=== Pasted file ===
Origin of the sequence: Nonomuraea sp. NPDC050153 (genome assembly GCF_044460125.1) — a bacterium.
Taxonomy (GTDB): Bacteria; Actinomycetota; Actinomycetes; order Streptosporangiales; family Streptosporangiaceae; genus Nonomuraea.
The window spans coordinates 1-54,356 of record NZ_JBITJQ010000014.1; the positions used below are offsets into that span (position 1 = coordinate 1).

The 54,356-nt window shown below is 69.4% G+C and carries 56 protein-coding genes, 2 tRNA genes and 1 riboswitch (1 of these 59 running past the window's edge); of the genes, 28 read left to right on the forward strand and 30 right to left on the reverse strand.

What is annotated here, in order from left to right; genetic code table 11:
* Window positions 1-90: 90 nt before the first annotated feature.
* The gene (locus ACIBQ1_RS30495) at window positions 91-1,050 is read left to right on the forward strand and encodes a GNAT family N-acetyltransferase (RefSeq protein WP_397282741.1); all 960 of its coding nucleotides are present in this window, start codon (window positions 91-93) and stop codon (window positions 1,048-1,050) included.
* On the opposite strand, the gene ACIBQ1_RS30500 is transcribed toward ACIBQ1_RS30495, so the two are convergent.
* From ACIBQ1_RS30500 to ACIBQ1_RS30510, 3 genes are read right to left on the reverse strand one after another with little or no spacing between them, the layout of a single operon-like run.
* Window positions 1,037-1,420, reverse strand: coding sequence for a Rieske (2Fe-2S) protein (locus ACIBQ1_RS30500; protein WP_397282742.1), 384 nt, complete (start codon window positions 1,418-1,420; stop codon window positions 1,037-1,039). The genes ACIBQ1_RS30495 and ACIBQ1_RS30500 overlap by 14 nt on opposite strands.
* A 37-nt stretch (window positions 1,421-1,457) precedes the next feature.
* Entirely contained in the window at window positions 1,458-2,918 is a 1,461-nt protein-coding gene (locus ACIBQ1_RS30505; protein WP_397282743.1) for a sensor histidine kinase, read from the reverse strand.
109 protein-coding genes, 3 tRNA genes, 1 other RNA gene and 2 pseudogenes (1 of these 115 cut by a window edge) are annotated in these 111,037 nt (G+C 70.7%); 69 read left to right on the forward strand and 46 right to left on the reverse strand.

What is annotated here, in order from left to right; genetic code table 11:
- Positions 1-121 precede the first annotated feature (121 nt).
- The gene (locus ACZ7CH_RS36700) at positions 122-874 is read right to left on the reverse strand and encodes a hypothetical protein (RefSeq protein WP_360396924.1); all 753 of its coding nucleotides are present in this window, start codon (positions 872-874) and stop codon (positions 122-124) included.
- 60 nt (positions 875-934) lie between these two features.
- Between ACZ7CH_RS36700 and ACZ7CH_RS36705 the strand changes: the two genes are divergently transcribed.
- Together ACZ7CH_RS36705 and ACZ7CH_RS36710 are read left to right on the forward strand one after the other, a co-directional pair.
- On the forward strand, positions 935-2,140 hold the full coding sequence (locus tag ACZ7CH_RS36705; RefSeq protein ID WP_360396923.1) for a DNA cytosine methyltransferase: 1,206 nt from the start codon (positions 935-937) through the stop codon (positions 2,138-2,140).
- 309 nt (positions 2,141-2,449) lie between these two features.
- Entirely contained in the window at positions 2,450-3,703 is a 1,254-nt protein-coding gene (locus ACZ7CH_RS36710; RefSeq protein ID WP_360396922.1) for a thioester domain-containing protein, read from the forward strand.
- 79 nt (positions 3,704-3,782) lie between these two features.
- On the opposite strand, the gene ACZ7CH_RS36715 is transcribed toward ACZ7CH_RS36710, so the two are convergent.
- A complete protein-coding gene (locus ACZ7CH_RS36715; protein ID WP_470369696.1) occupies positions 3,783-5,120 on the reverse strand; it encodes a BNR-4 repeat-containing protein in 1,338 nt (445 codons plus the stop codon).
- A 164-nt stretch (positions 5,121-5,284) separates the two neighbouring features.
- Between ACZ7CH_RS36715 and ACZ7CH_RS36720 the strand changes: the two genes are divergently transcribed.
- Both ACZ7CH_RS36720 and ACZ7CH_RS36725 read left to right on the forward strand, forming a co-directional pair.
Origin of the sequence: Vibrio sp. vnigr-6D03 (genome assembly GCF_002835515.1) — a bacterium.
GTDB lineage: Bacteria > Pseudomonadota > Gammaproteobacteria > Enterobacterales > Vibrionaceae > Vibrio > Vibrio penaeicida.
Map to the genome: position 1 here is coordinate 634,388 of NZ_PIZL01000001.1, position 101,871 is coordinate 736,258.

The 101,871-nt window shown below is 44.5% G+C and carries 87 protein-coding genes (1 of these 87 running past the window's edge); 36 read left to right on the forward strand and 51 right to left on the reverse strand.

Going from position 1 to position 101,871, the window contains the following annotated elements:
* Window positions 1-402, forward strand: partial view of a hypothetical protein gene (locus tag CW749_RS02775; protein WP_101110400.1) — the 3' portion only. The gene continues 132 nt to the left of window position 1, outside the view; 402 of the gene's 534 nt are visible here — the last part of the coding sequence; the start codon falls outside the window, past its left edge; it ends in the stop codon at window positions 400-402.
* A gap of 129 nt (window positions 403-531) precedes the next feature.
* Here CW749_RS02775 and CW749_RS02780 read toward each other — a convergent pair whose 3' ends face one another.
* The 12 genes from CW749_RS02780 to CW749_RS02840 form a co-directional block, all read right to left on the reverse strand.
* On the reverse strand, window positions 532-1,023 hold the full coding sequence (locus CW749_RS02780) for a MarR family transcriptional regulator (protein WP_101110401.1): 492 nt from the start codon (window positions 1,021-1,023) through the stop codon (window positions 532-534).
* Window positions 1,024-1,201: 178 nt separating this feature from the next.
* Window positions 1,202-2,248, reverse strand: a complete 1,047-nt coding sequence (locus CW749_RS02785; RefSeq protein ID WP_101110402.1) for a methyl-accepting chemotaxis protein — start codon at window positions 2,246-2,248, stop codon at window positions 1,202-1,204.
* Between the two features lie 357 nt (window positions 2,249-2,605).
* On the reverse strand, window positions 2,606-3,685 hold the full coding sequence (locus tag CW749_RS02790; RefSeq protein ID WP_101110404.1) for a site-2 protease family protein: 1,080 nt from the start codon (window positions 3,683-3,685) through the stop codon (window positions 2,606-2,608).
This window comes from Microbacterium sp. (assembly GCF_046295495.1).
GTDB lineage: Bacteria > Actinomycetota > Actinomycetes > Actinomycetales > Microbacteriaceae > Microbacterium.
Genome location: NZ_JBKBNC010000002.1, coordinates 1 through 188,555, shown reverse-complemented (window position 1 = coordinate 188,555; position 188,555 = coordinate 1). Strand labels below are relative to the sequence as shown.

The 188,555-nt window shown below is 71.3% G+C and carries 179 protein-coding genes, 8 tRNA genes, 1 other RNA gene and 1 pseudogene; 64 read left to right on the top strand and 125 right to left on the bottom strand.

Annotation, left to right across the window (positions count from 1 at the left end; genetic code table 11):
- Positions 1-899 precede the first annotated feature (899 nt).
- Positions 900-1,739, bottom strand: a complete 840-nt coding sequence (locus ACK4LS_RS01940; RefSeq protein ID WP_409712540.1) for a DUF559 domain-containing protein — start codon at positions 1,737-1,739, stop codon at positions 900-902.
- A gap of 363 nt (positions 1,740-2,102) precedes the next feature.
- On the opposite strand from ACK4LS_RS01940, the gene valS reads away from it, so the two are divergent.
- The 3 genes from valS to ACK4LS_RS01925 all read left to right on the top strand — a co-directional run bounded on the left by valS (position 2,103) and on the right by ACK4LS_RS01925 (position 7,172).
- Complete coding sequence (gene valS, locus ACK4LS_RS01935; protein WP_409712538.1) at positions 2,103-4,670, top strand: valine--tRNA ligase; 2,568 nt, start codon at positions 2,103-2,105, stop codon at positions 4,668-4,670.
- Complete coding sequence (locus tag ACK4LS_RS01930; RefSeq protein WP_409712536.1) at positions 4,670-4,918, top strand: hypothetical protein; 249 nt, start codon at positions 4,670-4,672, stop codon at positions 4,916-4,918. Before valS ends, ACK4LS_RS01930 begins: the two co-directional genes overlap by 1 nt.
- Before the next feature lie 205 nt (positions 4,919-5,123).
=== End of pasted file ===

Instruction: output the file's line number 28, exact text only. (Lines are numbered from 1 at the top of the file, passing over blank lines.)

- Both ACZ7CH_RS36720 and ACZ7CH_RS36725 read left to right on the forward strand, forming a co-directional pair.